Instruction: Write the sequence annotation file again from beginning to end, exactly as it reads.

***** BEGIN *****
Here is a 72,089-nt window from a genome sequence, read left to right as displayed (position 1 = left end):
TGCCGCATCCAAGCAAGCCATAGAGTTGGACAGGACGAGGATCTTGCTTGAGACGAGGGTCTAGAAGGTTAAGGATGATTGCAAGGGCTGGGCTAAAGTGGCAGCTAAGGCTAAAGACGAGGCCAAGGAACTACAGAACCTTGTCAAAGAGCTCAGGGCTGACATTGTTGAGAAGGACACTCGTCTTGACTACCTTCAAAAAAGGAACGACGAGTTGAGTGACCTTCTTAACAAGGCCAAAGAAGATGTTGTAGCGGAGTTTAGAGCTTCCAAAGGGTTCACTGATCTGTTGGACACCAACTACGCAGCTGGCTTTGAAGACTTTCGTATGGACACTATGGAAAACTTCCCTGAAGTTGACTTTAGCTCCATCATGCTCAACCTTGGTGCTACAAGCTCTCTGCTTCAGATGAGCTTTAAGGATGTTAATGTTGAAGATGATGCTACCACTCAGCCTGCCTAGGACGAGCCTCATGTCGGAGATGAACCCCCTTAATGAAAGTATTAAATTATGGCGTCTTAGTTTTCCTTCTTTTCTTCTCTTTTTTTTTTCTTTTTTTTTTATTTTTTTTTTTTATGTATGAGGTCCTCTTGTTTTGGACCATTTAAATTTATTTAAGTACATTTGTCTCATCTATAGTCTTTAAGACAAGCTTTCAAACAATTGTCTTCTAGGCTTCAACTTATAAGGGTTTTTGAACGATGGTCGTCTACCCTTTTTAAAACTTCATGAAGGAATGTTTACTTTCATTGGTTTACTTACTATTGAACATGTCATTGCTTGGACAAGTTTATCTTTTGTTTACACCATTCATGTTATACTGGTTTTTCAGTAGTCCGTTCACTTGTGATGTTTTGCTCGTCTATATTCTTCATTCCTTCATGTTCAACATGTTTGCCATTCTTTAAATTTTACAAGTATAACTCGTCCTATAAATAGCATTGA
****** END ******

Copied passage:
Here is a 72,089-nt window from a genome sequence, read left to right as displayed (position 1 = left end):
TGCCGCATCCAAGCAAGCCATAGAGTTGGACAGGACGAGGATCTTGCTTGAGACGAGGGTCTAGAAGGTTAAGGATGATTGCAAGGGCTGGGCTAAAGTGGCAGCTAAGGCTAAAGACGAGGCCAAGGAACTACAGAACCTTGTCAAAGAGCTCAGGGCTGACATTGTTGAGAAGGACACTCGTCTTGACTACCTTCAAAAAAGGAACGACGAGTTGAGTGACCTTCTTAACAAGGCCAAAGAAGATGTTGTAGCGGAGTTTAGAGCTTCCAAAGGGTTCACTGATCTGTTGGACACCAACTACGCAGCTGGCTTTGAAGACTTTCGTATGGACACTATGGAAAACTTCCCTGAAGTTGACTTTAGCTCCATCATGCTCAACCTTGGTGCTACAAGCTCTCTGCTTCAGATGAGCTTTAAGGATGTTAATGTTGAAGATGATGCTACCACTCAGCCTGCCTAGGACGAGCCTCATGTCGGAGATGAACCCCCTTAATGAAAGTATTAAATTATGGCGTCTTAGTTTTCCTTCTTTTCTTCTCTTTTTTTTTTCTTTTTTTTTTATTTTTTTTTTTTATGTATGAGGTCCTCTTGTTTTGGACCATTTAAATTTATTTAAGTACATTTGTCTCATCTATAGTCTTTAAGACAAGCTTTCAAACAATTGTCTTCTAGGCTTCAACTTATAAGGGTTTTTGAACGATGGTCGTCTACCCTTTTTAAAACTTCATGAAGGAATGTTTACTTTCATTGGTTTACTTACTATTGAACATGTCATTGCTTGGACAAGTTTATCTTTTGTTTACACCATTCATGTTATACTGGTTTTTCAGTAGTCCGTTCACTTGTGATGTTTTGCTCGTCTATATTCTTCATTCCTTCATGTTCAACATGTTTGCCATTCTTTAAATTTTACAAGTATAACTCGTCCTATAAATAGCATTGA